Dinner at Mr Chow - The American Spectator | USA News and Politics
Dinner at Mr Chow

Saturday night and Mr Chow is hopping. It’s a fashionable, delicious Chinese bistro and as I waited for my guests, Magic Johnson walked in and upstairs to a private dining room. My guests came. Three astonishingly healthy-looking men from Holland, via Canada.

They told us their stories, or a tiny bit of them. Two of them were brothers, in late middle age, super successful in business in western Canada. One set of their grandparents had been administrators in Indonesia before World War II, when it was a Dutch colony.

When the Japanese came and occupied the country, the women were sent to an internment camp high in the mountains.

The men were sent to do forced labor on a railroad and bridge in the lowlands. The men were worked so hard and given so little food that the boys’ grandfather became ill, was beset by malnutrition, and died.

At almost the exact same moment in 1944, the man’s grandson, who had been in Holland when the Nazis occupied it, had died after having been worked to death at a Nazi-run deportation and slave labor camp for Dutchmen suspected of anti-Nazi sympathies. The 48-year-old man swore he had seen a vision of his son in a white robe just before he died in Indonesia.

When the Japanese surrendered, Indonesian revolutionaries led by the evil Sukarno tried to get the Indonesians to kill any Dutch who had survived. By luck, they made it back to Holland, and thence to Alberta, where they worked like mad men and survived and prospered.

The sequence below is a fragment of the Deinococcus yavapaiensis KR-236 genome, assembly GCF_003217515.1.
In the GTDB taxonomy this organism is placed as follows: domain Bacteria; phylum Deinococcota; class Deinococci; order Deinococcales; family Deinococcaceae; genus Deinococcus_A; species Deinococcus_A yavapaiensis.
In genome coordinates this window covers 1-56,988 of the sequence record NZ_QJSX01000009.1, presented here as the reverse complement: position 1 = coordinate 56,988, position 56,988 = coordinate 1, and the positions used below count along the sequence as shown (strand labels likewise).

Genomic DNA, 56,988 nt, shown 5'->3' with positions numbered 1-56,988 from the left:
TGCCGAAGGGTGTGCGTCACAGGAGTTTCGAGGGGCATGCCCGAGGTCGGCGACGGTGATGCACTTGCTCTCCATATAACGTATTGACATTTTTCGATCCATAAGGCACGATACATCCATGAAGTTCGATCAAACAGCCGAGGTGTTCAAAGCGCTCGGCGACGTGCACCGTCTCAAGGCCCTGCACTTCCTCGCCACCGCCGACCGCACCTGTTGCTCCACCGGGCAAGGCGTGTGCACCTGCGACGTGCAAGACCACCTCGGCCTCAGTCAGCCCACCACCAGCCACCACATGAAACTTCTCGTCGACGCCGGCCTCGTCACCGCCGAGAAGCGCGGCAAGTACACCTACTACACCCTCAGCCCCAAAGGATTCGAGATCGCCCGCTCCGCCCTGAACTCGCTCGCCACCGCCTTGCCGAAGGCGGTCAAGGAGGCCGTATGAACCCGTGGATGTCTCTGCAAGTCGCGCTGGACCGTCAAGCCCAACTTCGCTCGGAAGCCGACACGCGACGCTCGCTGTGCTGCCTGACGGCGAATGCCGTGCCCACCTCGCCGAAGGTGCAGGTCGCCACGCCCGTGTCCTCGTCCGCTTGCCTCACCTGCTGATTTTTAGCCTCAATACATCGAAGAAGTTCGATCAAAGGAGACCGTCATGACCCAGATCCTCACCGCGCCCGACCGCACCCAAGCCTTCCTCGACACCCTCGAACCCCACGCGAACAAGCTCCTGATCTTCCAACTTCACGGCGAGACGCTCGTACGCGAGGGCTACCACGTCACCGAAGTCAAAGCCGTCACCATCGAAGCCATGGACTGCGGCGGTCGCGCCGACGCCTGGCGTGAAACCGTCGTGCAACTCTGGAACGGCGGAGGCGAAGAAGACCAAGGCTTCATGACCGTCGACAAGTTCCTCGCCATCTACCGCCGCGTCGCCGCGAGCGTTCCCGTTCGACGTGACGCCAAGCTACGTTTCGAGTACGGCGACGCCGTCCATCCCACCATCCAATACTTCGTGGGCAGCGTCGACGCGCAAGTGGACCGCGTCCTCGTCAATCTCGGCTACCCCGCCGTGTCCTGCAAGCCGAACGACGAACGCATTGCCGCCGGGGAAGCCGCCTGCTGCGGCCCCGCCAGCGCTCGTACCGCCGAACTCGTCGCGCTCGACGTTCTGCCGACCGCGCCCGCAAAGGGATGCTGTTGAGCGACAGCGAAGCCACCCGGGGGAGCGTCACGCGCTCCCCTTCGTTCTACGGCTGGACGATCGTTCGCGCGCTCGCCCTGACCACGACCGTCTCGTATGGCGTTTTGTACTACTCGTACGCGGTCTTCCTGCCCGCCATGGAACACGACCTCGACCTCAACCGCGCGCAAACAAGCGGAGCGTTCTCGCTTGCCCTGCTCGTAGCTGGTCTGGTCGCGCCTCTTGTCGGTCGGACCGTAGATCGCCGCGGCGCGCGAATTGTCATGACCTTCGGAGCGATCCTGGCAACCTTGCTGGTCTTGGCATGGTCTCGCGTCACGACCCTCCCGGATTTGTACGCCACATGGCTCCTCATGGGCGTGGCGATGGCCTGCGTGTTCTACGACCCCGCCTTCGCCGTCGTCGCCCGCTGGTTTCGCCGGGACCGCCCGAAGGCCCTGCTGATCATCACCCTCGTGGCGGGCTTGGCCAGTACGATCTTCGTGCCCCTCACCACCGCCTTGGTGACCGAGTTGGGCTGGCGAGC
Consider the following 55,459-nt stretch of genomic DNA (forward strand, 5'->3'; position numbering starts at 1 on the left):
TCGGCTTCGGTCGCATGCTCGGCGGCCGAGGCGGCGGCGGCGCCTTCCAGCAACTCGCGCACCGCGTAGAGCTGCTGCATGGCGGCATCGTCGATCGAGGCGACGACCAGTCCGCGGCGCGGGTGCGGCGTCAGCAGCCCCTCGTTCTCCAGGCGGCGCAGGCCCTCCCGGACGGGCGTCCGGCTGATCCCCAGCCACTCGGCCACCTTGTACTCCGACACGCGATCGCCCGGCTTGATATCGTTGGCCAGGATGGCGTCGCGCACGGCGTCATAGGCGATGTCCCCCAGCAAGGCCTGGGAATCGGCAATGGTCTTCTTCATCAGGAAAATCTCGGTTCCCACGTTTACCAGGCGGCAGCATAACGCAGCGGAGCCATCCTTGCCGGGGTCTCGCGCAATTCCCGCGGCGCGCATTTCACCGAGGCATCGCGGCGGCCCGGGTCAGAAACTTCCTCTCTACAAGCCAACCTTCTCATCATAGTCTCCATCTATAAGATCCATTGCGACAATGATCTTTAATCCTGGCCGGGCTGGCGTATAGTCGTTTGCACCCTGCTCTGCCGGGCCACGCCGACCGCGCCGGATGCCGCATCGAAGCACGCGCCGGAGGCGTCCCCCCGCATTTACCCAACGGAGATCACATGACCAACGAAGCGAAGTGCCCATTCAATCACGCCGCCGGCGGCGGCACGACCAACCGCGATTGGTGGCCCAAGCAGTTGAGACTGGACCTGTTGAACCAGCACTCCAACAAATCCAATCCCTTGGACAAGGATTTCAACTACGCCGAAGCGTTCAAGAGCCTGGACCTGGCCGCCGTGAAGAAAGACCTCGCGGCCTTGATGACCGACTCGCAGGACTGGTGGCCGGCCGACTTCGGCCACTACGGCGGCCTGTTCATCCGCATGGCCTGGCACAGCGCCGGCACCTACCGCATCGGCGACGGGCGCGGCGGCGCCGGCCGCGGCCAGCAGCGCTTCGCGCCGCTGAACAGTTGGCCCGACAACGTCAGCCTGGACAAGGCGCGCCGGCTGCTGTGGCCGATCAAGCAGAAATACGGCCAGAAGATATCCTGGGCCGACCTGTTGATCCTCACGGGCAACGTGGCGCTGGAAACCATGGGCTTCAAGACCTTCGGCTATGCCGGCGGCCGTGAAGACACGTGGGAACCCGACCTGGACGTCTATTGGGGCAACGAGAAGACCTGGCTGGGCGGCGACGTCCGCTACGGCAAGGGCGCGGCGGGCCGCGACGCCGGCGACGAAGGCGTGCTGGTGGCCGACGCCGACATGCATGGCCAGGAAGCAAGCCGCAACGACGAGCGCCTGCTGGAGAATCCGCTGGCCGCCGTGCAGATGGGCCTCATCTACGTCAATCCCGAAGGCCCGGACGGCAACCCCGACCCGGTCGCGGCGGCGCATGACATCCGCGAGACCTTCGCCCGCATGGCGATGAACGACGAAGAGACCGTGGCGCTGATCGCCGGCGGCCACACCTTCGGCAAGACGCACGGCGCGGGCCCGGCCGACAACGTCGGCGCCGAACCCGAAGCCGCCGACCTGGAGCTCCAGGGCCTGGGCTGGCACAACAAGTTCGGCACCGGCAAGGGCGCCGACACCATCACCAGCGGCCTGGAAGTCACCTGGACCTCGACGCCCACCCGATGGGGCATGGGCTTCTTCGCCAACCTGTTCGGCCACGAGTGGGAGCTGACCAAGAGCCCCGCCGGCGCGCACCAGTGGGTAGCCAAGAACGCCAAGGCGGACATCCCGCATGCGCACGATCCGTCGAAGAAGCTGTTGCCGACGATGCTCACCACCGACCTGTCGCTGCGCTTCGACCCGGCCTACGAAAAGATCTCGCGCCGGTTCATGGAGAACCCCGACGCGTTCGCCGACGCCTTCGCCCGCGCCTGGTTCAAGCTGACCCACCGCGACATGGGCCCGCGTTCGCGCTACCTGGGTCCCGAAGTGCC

The third man at the table was a film maker from Calgary. His great aunt and uncle were sent to concentration camps for hiding Jews. Their names are inscribed in stone at Yad Vashem, the memorial to the Holocaust in Israel.

And there we all were, eating filet mignon and shrimp toast and two of them drinking fine wines and contemplating major business ventures. Upstairs from us was a black super star athlete and entrepreneur. God only knows the horrors his family suffered under slavery in this country, and all around us were other black people whose ancestors would all have been able to tell horror stories.

But there we all were, eating and laughing and gorging ourselves, and this is called America, the beautiful. My father, a famous man, used to say that his ancestors had made many decisions. The best one was to come to America. God bless this great country and Canada and Holland and all who bled and starved and died for freedom. There is no blessing quite like being free, especially in America.

Ben Stein
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Ben Stein is a writer, actor, economist, and lawyer living in Beverly Hills and Malibu. He writes “Ben Stein’s Diary” for every issue of The American Spectator.
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Gas: 40%+
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